On the face of it, magnetic water softeners seem like a less “invasive” way to soften water since there is nothing added to water. Even if you compare the purported benefits of each system, you may be inclined to favour magnetic softeners because of their affordable price, easy installation, and no maintenance.
Salt water softeners use water and salt to create the solution needed to regenerate the resin beads. This water is the sent to drain, which means increased water usage and regular salt changes.
Only when you compare the effectiveness of the two do you realise that salt water softeners are indeed superior to magnetic scale treatment devices, which have little to no effect.
Are Magnetic Water Softeners Efficient?
Anti-scale magnetic treatment is viewed by many as an alternative to chemical water softening, but even though these magnetic devices have been shown to produce electrical charges in calcium carbonate particles, their efficiency is only marginal.
The concept behind magnetic scale treatment is that the strong magnetic field alters the crystal structure of hardness minerals in order to prevent them to deposit as scale. Unfortunately, the research that has been conducted on the effects of magnetic fields on scale is deemed inconclusive by most water treatment specialists.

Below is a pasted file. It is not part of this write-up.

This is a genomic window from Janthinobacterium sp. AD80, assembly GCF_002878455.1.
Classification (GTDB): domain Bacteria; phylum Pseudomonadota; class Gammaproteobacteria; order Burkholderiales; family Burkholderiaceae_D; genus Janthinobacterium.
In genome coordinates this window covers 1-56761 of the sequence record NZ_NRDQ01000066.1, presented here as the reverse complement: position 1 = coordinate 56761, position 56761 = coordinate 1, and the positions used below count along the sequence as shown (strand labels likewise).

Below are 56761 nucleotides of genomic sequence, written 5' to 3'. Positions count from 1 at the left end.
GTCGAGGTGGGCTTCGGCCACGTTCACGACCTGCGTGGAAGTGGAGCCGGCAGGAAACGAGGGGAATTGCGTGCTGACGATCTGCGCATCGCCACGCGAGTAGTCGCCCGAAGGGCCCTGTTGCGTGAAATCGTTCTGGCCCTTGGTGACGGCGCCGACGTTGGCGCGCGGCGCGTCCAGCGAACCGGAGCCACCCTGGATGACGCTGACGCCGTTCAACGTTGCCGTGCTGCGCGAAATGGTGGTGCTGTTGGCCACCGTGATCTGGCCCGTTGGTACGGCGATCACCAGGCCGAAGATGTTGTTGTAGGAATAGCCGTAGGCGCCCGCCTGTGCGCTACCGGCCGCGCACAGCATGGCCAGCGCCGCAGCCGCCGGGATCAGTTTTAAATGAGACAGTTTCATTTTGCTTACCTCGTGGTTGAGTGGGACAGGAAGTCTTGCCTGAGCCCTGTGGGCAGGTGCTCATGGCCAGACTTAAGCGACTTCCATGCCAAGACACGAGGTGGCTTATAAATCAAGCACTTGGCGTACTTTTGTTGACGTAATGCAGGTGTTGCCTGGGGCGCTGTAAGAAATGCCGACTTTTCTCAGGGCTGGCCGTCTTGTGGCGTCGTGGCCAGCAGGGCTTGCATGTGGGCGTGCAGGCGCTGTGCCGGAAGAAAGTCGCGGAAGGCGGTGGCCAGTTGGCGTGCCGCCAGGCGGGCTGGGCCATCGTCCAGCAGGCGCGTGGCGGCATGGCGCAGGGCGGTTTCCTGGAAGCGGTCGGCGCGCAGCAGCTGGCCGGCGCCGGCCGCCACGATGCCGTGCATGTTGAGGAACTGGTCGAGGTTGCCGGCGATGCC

Therefore, in the absence of conclusive scientific research, magnetic water softening remain a hypothesised mechanism for inhibiting scale formation.
Alternative to Salt Water Softeners: Watts OneFlow Scale Control Systems
If you’re looking for an efficient way to treat hard water, but you’re not a fan of chemical processes or dealing with maintenance, the OneFlow line from Watts is an efficient alternative to traditional salt water softeners.
OneFlow scale control systems fall into the larger category of non-salt water softeners or scale inhibitors and use a physical process to deal with lime-scale build-up issues caused by hard water. OneFlow adds no chemicals to water, it needs little to no maintenance, it doesn’t use any electricity or backwash system.